The Life of Jesus

by Ernest Renan

The Life of Jesus > Chapter XIV

Intercourse of Jesus with the Pagans and the Samaritans
FOLLOWING out these principles, Jesus despised all religion which was not of the heart. The vain practices of the devotees, the exterior strictness which trusted to formality for salvation, had in him a mortal enemy. He cared little for fasting. He preferred forgiveness to sacrifice. The love of God, charity, and mutual forgiveness were his whole law. Nothing could be less priestly. The priest, by his office, ever advocates public sacrifice, of which he is the appointed minister; he discourages private prayer, which has a tendency to dispense with his office.

We should seek in vain in the Gospel for one religious rite recommended by Jesus. Baptism to him was only of secondary importance; and with respect to prayer he prescribes nothing, except that it should proceed from the heart. As is always the case, many thought to substitute mere goodwill for genuine love of goodness, and imagined they could win the kingdom of heaven by saying to him, "Rabbi, Rabbi." He rebuked them, and proclaimed that his religion consisted in doing good. He often quoted the passage in Isaiah which says: "This people honor me with their lips, but their heart is far from me."

The observance of the Sabbath was the principal point upon which was raised the whole edifice of Pharisaic scruples and subtleties. This ancient and excellent institution had become a pretext for the miserable disputes of casuists, and a source of superstitious beliefs. It was believed that nature observed it; all intermittent springs were accounted "Sabbatical." This was the point upon which Jesus loved best to defy his adversaries. He openly violated the Sabbath, and only replied by subtle raillery to the reproaches that were heaped upon him. He despised still more a multitude of modern observances, which tradition had added to the Law, and which were dearer than any other to the devotees on that very account. Ablutions, and the too subtle distinctions between pure and impure things, found in him a pitiless opponent. "There is nothing from without a man," said he. "that entering into him can defile him: but the things which come out of him, those are they that defile the man." The Pharisees, who were the propagators of these mummeries, were unceasingly denounced by him. He accused them of exceeding the Law, of inventing impossible precepts, in order to create occasions of sin. "Blind leaders of the blind," said he, "take care lest ye also fall into the ditch." "O generation of vipers, how can ye, being evil, speak good things? for out of the abundance of the heart the mouth speaketh."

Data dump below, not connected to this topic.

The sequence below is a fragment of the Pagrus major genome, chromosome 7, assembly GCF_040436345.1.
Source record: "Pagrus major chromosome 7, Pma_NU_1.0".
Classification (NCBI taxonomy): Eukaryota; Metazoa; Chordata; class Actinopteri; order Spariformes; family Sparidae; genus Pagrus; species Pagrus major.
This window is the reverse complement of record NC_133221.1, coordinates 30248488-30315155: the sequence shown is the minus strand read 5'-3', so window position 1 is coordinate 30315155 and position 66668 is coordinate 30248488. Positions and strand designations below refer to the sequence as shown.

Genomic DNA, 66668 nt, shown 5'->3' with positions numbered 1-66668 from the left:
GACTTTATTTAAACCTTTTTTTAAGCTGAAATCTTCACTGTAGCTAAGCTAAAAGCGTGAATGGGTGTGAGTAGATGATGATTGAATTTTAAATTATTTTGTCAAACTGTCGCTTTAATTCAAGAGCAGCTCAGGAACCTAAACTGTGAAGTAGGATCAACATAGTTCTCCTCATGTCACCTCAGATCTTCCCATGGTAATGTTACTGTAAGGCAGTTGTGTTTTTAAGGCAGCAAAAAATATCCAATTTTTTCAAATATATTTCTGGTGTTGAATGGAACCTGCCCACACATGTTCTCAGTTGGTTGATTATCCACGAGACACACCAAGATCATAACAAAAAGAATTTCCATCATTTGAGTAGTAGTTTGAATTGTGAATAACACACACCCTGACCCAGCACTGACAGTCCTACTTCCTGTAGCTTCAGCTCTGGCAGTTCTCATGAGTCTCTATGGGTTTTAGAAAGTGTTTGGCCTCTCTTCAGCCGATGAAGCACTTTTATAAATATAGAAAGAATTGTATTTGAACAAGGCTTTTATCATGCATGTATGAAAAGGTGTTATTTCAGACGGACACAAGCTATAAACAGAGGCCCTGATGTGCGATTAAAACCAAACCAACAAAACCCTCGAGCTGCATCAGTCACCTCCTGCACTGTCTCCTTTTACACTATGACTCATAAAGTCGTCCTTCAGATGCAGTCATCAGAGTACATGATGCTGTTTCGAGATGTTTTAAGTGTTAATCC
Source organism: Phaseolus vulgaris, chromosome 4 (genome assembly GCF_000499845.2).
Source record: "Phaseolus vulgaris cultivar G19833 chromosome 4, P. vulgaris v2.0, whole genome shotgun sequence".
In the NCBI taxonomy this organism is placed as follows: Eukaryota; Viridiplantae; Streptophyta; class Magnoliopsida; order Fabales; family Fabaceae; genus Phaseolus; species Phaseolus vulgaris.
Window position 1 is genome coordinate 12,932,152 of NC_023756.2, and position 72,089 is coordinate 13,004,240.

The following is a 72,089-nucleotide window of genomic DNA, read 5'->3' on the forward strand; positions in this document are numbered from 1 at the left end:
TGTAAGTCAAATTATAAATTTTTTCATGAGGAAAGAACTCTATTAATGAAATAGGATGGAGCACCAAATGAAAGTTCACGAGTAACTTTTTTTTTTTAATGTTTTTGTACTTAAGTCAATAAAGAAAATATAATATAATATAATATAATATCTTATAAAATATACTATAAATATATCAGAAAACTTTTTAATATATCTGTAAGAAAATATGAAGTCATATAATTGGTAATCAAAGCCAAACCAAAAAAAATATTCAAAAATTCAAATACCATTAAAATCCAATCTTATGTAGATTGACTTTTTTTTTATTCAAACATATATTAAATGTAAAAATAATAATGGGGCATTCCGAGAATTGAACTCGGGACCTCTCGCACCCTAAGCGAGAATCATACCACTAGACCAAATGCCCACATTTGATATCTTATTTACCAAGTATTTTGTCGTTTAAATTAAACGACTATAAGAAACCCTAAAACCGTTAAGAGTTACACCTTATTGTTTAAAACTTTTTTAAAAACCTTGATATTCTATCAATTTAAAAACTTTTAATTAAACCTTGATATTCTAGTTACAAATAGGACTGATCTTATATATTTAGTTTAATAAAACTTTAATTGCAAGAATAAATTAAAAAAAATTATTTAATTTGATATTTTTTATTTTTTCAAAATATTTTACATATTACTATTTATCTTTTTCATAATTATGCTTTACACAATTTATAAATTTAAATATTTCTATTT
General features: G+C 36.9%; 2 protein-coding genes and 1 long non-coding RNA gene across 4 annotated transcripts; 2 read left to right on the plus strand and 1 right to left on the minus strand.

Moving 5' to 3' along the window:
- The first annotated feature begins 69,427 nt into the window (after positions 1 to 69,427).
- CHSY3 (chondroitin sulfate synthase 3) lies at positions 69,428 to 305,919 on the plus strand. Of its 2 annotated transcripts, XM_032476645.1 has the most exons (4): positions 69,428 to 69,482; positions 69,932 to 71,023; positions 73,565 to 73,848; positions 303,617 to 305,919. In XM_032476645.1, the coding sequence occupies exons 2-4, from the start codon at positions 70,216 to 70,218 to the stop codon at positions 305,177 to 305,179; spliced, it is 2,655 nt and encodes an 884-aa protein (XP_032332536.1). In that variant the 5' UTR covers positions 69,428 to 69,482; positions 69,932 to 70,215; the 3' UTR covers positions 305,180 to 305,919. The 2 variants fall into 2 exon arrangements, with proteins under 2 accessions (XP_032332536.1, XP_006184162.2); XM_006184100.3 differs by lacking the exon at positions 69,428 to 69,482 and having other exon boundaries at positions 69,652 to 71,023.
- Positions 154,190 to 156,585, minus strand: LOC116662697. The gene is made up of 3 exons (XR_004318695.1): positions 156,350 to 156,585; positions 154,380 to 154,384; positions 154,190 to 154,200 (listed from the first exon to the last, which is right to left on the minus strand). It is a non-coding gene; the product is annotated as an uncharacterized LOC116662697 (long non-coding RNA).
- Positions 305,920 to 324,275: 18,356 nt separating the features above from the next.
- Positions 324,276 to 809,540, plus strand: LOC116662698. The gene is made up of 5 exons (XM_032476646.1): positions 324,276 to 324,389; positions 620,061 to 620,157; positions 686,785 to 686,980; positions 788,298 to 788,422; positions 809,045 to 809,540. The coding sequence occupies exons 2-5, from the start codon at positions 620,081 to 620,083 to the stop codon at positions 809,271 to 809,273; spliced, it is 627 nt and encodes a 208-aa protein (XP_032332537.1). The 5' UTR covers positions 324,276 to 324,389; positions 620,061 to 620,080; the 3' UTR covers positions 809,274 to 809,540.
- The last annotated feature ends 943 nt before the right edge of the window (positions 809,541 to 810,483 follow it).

He did not know the Gentiles sufficiently to think of founding anything lasting upon their conversion. Galilee contained a great number of pagans, but, as it appears, no public and organized worship of false gods. Jesus could see this worship displayed in all its splendor in the country of Tyre and Sidon, at Caesarea Philippi and in the Decapolis, but he paid little attention to it. We never find in him the wearisome pedantry of the Jews of his time, those declamations against idolatry, so familiar to his co- religionists from the time of Alexander, and which fill, for instance, the book of "Wisdom." That which struck him in the pagans was not their idolatry, but their servility. The young Jewish democrat, agreeing on this point with Judas the Gaulonite, and admitting no master but God, was hurt at the honors with which they surrounded the persons of sovereigns, and the frequently mendacious titles given to them. With this exception, in the greater number of instances in which he comes in contact with pagans, he shows great indulgence to them; sometimes he professes to conceive more hope of them than of the Jews. The kingdom of God would be transferred to them. "When the lord, therefore, of the vineyard cometh, what will he do unto these husbandmen? He will miserably destroy those wicked men, and will let out his vineyard unto other husbandmen, which shall render him the fruits in their seasons." Jesus adhered so much the more to this idea as the conversion of the Genfiles was, according to Jewish ideas, one of the surest signs of the advent of the Messiah. In his kingdom of God he represents as seated at a feast by the side of Abraham, Isaac, and Jacob, men come from the four winds of heaven, while the lawful heirs of the kingdom are rejected. Sometimes, it is true, there seems to be an entirely contrary tendency in the commands he gives to his disciples: he seems to recommend them only to preach salvation to the orthodox Jews; he speaks of pagans in a manner conformable to the prejudices of the Jews. But we must remember that the disciples, whose narrow minds did not share in this supreme indifference for the privileges of the sons of Abraham, may have given the instruction of their Master the bent of their own ideas. Besides, it is very possible that Jesus may have varied on this point, just as Mohammed speaks of the Jews in the Koran, sometimes in the most honorable manner, sometimes with extreme harshness, as he had hope of winning their favor or otherwise. Tradition, in fact, attributes to Jesus two entirely opposite rules of proselytism, which he may have practiced in turn: "He that is not against us is on our part." "He that is not with me is against me." Impassioned conflict involves almost necessarily this kind of contradictions.